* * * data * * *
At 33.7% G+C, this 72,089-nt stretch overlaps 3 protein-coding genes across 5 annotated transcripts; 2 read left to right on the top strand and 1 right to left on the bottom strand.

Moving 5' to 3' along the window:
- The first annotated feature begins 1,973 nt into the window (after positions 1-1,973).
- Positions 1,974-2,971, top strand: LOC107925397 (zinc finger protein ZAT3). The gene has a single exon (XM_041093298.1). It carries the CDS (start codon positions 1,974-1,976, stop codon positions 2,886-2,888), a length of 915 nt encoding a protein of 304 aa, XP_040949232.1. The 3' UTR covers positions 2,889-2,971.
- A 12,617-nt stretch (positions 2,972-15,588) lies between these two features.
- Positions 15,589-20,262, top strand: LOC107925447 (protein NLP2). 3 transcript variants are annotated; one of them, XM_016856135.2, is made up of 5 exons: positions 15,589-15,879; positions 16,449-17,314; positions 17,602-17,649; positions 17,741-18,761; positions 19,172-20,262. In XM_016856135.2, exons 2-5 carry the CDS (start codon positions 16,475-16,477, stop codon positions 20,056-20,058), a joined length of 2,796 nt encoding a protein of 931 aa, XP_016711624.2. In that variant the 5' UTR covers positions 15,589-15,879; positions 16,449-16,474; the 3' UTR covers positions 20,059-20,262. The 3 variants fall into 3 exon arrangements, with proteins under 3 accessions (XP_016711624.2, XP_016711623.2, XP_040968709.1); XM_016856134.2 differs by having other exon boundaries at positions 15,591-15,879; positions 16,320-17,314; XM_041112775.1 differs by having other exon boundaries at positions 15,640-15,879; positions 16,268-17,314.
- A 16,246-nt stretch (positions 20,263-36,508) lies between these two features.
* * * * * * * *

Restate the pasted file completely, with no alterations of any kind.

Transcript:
At 33.7% G+C, this 72,089-nt stretch overlaps 3 protein-coding genes across 5 annotated transcripts; 2 read left to right on the top strand and 1 right to left on the bottom strand.

Moving 5' to 3' along the window:
- The first annotated feature begins 1,973 nt into the window (after positions 1-1,973).
- Positions 1,974-2,971, top strand: LOC107925397 (zinc finger protein ZAT3). The gene has a single exon (XM_041093298.1). It carries the CDS (start codon positions 1,974-1,976, stop codon positions 2,886-2,888), a length of 915 nt encoding a protein of 304 aa, XP_040949232.1. The 3' UTR covers positions 2,889-2,971.
- A 12,617-nt stretch (positions 2,972-15,588) lies between these two features.
- Positions 15,589-20,262, top strand: LOC107925447 (protein NLP2). 3 transcript variants are annotated; one of them, XM_016856135.2, is made up of 5 exons: positions 15,589-15,879; positions 16,449-17,314; positions 17,602-17,649; positions 17,741-18,761; positions 19,172-20,262. In XM_016856135.2, exons 2-5 carry the CDS (start codon positions 16,475-16,477, stop codon positions 20,056-20,058), a joined length of 2,796 nt encoding a protein of 931 aa, XP_016711624.2. In that variant the 5' UTR covers positions 15,589-15,879; positions 16,449-16,474; the 3' UTR covers positions 20,059-20,262. The 3 variants fall into 3 exon arrangements, with proteins under 3 accessions (XP_016711624.2, XP_016711623.2, XP_040968709.1); XM_016856134.2 differs by having other exon boundaries at positions 15,591-15,879; positions 16,320-17,314; XM_041112775.1 differs by having other exon boundaries at positions 15,640-15,879; positions 16,268-17,314.
- A 16,246-nt stretch (positions 20,263-36,508) lies between these two features.